First effective treatment for children with Charcot-Marie-Tooth disease
There is new hope for children with incurable genetic disease, Charlot-Marie-Tooth disease (CMT), with a new study finding the first effective treatment - exercise.
Led by Professor Joshua Burns, Director of the Paediatric Gait Analysis Service at The Children’s Hospital at Westmead and Professor at the University of Sydney, the world-first study found that progressive resistance exercise could help to significantly reduce the muscle weakness experienced by patients with CMT.
Affecting approximately 15,000 Australians, the CMT causes a myriad of motor and sensory impairments, with the most debilitating impairment occurring in the feet and ankles. Often, the weaknesses will cause painful foot deformities, lifelong difficulty performing everyday tasks and injuries resulting from trips and falls but it is hoped exercise can now be used to help minimise these problems.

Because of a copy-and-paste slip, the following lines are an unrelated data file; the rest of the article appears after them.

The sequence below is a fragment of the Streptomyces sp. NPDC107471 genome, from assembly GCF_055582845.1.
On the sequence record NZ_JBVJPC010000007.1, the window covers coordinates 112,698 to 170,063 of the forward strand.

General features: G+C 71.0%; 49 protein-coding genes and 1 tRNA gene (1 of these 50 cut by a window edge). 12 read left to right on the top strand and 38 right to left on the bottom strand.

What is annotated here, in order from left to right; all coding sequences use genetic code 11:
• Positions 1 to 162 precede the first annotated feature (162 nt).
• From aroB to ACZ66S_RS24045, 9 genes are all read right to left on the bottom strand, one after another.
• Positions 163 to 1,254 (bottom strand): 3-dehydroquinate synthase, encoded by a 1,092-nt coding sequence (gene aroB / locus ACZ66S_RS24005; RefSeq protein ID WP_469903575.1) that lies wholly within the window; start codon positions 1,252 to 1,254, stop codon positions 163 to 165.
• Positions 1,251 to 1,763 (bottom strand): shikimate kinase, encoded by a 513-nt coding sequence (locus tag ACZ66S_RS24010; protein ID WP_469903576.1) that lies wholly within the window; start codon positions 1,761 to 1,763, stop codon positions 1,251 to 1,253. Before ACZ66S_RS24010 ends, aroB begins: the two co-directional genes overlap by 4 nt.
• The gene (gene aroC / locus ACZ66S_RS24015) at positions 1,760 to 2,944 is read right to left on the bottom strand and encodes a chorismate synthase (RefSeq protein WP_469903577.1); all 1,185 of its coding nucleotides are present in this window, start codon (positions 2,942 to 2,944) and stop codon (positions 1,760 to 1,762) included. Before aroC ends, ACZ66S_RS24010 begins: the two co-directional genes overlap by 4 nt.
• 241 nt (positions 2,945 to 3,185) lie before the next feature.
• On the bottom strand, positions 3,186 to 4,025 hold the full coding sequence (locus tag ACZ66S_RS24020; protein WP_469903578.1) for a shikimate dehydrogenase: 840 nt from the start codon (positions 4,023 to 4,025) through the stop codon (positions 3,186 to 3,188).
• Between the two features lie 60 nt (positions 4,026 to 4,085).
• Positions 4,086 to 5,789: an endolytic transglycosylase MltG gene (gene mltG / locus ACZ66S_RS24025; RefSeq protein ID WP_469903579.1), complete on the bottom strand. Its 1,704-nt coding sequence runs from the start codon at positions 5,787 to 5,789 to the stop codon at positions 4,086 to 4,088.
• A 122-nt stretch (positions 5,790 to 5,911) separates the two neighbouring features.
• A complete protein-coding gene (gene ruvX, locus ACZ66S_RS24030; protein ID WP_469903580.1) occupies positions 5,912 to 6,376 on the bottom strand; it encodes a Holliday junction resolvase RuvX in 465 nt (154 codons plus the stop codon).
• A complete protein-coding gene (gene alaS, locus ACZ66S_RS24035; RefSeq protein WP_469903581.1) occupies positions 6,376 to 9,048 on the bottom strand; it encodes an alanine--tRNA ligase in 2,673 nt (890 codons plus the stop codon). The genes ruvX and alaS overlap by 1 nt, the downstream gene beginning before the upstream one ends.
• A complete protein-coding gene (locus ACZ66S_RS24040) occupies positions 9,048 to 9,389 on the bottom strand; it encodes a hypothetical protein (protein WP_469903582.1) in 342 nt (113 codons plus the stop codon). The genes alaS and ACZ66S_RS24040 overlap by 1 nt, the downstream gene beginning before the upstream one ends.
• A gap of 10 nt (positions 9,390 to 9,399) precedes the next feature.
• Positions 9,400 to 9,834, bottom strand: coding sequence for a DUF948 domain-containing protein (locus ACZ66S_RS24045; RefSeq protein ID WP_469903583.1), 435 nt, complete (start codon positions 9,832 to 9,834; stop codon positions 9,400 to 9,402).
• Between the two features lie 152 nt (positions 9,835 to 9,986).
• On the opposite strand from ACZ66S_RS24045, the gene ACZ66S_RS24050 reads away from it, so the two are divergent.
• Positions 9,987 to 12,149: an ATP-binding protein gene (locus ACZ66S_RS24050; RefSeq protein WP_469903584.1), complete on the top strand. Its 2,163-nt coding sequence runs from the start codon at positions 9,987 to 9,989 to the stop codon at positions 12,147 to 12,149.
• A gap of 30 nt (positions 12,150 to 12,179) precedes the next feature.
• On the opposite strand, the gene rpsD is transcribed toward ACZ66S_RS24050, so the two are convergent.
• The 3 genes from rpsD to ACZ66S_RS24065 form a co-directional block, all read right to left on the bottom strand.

The results of the randomised trial performed across Sydney Children's Hospitals Network, University of Sydney and University of NSW, showed that showed that six months of moderate-intensity progressive resistance exercise could help not only slow the progression of muscle weakness by up to 30% compared to CMT patients who did not exercise, but also strengthened their muscles over a two-year period.
The study was published in The Lancet Child & Adolescent Health this month and presented at the 2017 Peripheral Nerve Society Annual Meeting, Sitges-Barcelona, Spain on 10 July.
The next step is to develop a translation strategy to directly impact clinical practice and improve health outcomes for patients with CMT locally, nationally and internationally.